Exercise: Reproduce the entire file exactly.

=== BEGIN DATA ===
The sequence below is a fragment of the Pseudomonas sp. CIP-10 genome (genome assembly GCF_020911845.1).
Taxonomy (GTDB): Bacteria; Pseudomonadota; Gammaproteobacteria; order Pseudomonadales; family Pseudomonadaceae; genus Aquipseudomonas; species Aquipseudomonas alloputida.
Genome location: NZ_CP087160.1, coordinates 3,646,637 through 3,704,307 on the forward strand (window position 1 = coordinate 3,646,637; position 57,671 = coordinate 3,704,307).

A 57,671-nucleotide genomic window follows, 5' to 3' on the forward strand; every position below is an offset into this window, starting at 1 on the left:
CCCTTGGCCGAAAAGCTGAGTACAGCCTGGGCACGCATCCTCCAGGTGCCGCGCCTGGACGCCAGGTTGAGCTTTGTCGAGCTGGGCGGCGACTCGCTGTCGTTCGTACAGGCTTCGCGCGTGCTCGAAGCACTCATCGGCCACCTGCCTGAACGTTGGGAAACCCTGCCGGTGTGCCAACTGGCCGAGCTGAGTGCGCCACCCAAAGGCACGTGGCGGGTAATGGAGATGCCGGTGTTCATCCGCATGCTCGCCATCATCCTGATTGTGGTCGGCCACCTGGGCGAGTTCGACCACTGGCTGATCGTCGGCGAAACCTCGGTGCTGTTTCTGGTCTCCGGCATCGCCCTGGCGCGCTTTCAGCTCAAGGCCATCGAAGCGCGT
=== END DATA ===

The sequence below is a fragment of the Pseudomonas sp. CIP-10 genome (genome assembly GCF_020911845.1).
Taxonomy (GTDB): Bacteria; Pseudomonadota; Gammaproteobacteria; order Pseudomonadales; family Pseudomonadaceae; genus Aquipseudomonas; species Aquipseudomonas alloputida.
Genome location: NZ_CP087160.1, coordinates 3,646,637 through 3,704,307 on the forward strand (window position 1 = coordinate 3,646,637; position 57,671 = coordinate 3,704,307).

A 57,671-nucleotide genomic window follows, 5' to 3' on the forward strand; every position below is an offset into this window, starting at 1 on the left:
CCCTTGGCCGAAAAGCTGAGTACAGCCTGGGCACGCATCCTCCAGGTGCCGCGCCTGGACGCCAGGTTGAGCTTTGTCGAGCTGGGCGGCGACTCGCTGTCGTTCGTACAGGCTTCGCGCGTGCTCGAAGCACTCATCGGCCACCTGCCTGAACGTTGGGAAACCCTGCCGGTGTGCCAACTGGCCGAGCTGAGTGCGCCACCCAAAGGCACGTGGCGGGTAATGGAGATGCCGGTGTTCATCCGCATGCTCGCCATCATCCTGATTGTGGTCGGCCACCTGGGCGAGTTCGACCACTGGCTGATCGTCGGCGAAACCTCGGTGCTGTTTCTGGTCTCCGGCATCGCCCTGGCGCGCTTTCAGCTCAAGGCCATCGAAGCGCGT